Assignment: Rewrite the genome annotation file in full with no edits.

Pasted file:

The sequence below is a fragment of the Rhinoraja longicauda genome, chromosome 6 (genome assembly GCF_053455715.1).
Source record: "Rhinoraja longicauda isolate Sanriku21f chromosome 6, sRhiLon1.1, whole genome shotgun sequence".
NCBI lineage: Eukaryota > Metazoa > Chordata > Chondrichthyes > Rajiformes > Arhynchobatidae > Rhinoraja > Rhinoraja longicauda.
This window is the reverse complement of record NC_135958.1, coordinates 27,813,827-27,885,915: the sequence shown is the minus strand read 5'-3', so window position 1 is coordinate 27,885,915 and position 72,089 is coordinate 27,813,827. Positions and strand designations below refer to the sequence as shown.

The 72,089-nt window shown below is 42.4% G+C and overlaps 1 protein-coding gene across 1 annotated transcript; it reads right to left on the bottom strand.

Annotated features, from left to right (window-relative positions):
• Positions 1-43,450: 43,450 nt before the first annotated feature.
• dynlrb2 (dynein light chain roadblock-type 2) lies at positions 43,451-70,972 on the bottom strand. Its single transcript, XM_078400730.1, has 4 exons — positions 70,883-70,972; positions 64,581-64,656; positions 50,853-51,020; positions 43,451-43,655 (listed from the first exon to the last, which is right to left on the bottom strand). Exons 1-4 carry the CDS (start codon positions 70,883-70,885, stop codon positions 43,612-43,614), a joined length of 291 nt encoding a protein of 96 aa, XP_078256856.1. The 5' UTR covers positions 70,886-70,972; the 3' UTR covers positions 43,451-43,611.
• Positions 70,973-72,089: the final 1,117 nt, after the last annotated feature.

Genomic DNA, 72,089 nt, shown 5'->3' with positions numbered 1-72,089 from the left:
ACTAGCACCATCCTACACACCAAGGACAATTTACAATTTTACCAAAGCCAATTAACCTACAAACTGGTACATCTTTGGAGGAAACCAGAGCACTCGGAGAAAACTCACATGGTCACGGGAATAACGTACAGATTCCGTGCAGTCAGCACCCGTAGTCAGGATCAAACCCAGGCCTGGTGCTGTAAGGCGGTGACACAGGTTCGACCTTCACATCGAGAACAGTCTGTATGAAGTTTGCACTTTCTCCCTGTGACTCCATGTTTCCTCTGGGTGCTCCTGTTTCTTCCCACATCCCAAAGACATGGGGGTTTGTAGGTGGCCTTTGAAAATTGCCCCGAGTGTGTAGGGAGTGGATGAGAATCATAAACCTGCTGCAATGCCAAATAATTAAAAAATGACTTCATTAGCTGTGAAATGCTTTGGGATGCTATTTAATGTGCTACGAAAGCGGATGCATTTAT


The sequence below is a fragment of the Rhinoraja longicauda genome, chromosome 6 (genome assembly GCF_053455715.1).
Source record: "Rhinoraja longicauda isolate Sanriku21f chromosome 6, sRhiLon1.1, whole genome shotgun sequence".
NCBI lineage: Eukaryota > Metazoa > Chordata > Chondrichthyes > Rajiformes > Arhynchobatidae > Rhinoraja > Rhinoraja longicauda.
This window is the reverse complement of record NC_135958.1, coordinates 27,813,827-27,885,915: the sequence shown is the minus strand read 5'-3', so window position 1 is coordinate 27,885,915 and position 72,089 is coordinate 27,813,827. Positions and strand designations below refer to the sequence as shown.

The 72,089-nt window shown below is 42.4% G+C and overlaps 1 protein-coding gene across 1 annotated transcript; it reads right to left on the bottom strand.

Annotated features, from left to right (window-relative positions):
• Positions 1-43,450: 43,450 nt before the first annotated feature.
• dynlrb2 (dynein light chain roadblock-type 2) lies at positions 43,451-70,972 on the bottom strand. Its single transcript, XM_078400730.1, has 4 exons — positions 70,883-70,972; positions 64,581-64,656; positions 50,853-51,020; positions 43,451-43,655 (listed from the first exon to the last, which is right to left on the bottom strand). Exons 1-4 carry the CDS (start codon positions 70,883-70,885, stop codon positions 43,612-43,614), a joined length of 291 nt encoding a protein of 96 aa, XP_078256856.1. The 5' UTR covers positions 70,886-70,972; the 3' UTR covers positions 43,451-43,611.
• Positions 70,973-72,089: the final 1,117 nt, after the last annotated feature.

Genomic DNA, 72,089 nt, shown 5'->3' with positions numbered 1-72,089 from the left:
ACTAGCACCATCCTACACACCAAGGACAATTTACAATTTTACCAAAGCCAATTAACCTACAAACTGGTACATCTTTGGAGGAAACCAGAGCACTCGGAGAAAACTCACATGGTCACGGGAATAACGTACAGATTCCGTGCAGTCAGCACCCGTAGTCAGGATCAAACCCAGGCCTGGTGCTGTAAGGCGGTGACACAGGTTCGACCTTCACATCGAGAACAGTCTGTATGAAGTTTGCACTTTCTCCCTGTGACTCCATGTTTCCTCTGGGTGCTCCTGTTTCTTCCCACATCCCAAAGACATGGGGGTTTGTAGGTGGCCTTTGAAAATTGCCCCGAGTGTGTAGGGAGTGGATGAGAATCATAAACCTGCTGCAATGCCAAATAATTAAAAAATGACTTCATTAGCTGTGAAATGCTTTGGGATGCTATTTAATGTGCTACGAAAGCGGATGCATTTAT